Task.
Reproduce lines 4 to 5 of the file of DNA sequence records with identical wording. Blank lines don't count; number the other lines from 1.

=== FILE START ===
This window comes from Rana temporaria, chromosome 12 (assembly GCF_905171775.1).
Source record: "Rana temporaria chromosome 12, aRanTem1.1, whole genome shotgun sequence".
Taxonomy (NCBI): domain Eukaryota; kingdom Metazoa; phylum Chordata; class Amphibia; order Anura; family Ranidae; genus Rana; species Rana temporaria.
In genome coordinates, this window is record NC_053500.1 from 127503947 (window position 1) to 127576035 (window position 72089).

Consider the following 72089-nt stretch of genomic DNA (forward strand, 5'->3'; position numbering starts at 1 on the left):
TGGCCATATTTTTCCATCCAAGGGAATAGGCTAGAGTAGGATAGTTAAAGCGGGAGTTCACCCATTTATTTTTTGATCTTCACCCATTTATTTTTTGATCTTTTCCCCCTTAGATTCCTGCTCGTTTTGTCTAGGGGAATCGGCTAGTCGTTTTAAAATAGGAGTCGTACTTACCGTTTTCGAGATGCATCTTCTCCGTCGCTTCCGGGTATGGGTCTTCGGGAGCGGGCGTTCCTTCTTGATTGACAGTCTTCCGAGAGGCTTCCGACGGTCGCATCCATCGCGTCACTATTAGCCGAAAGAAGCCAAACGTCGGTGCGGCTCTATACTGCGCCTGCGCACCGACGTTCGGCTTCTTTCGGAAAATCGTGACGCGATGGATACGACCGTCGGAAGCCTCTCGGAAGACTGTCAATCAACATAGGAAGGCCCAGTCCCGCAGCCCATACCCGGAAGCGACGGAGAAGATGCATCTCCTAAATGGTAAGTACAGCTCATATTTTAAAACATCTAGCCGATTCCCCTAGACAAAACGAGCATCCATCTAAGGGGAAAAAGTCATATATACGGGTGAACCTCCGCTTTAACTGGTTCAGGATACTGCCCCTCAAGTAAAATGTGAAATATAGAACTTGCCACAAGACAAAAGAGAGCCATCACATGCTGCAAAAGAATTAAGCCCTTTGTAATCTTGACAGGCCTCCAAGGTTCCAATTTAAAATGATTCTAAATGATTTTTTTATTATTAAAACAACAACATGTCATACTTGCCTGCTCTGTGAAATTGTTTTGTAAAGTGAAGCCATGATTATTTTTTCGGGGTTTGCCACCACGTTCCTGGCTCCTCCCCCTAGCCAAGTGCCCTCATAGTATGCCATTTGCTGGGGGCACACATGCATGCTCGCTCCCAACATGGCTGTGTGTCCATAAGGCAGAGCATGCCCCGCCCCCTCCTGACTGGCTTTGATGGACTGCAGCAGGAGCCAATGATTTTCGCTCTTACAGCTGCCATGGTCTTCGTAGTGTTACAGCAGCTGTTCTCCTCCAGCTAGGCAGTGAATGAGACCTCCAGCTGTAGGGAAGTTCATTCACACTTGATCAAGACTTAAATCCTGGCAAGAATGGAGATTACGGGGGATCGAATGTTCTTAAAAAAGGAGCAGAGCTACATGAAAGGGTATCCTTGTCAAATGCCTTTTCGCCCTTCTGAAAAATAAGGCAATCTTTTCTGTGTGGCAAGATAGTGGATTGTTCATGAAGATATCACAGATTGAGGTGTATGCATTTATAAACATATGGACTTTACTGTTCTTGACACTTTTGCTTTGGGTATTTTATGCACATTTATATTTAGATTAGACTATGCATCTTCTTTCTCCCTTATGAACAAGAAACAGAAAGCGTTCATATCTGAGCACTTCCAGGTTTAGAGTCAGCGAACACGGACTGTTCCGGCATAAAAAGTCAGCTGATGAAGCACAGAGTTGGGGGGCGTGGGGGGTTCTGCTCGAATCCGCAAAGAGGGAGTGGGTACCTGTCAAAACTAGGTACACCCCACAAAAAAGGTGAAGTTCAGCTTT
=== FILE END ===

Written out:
In genome coordinates, this window is record NC_053500.1 from 127503947 (window position 1) to 127576035 (window position 72089).

Consider the following 72089-nt stretch of genomic DNA (forward strand, 5'->3'; position numbering starts at 1 on the left):